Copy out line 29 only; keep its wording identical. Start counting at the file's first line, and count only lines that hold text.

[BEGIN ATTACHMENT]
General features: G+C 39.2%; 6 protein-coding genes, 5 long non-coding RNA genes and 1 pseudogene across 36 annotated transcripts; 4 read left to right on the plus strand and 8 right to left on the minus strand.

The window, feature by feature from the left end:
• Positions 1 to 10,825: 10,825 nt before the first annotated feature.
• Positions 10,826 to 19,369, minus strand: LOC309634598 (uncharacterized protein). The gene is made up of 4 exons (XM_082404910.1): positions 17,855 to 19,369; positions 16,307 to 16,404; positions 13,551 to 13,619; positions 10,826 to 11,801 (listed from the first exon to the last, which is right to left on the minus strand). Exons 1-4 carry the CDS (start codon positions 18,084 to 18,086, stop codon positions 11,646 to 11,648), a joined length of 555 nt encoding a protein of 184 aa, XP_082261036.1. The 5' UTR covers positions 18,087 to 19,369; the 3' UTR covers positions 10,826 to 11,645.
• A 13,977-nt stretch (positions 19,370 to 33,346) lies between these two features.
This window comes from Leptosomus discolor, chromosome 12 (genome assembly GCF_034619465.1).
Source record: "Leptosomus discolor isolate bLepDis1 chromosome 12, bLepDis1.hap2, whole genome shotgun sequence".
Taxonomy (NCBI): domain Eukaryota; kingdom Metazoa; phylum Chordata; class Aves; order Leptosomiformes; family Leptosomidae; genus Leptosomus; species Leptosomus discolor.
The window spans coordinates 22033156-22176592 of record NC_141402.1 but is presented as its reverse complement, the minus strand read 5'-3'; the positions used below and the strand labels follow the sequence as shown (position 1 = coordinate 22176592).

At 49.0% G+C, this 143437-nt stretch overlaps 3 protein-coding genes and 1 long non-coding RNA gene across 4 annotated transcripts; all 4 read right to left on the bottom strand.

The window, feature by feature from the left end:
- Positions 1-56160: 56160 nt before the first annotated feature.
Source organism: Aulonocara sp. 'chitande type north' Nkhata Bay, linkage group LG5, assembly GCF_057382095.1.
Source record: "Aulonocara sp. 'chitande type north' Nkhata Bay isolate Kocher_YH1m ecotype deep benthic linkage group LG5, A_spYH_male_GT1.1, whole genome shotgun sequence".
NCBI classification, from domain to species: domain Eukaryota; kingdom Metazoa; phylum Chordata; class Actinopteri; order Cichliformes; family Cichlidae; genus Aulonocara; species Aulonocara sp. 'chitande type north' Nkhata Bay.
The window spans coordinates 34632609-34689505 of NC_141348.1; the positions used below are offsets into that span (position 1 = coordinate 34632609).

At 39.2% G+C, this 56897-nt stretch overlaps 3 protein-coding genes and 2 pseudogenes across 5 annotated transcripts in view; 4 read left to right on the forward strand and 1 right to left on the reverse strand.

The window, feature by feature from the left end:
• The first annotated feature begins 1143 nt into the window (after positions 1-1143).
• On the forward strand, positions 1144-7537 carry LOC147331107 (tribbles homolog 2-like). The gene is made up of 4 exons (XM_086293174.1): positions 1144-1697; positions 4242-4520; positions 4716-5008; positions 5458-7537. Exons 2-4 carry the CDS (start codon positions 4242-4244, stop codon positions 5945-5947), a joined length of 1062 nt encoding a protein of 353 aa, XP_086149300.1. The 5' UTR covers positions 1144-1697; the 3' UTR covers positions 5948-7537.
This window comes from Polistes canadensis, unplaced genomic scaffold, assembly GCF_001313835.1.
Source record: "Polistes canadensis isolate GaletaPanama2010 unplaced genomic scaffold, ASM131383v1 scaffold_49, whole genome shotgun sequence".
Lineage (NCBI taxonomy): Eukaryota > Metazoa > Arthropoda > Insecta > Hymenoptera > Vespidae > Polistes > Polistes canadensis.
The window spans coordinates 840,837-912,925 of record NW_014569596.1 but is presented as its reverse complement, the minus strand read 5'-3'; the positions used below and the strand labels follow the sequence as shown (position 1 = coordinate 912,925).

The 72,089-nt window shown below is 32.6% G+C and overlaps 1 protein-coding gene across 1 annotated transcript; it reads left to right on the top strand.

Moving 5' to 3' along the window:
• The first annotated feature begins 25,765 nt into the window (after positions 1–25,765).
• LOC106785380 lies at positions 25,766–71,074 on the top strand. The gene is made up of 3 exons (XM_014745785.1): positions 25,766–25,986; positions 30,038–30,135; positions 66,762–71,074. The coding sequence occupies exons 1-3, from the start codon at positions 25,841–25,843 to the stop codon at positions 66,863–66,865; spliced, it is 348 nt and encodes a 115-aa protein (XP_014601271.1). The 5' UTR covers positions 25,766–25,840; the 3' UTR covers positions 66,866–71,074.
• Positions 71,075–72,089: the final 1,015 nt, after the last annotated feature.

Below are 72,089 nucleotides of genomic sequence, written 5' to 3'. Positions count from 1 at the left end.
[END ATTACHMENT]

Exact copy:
• Positions 71,075–72,089: the final 1,015 nt, after the last annotated feature.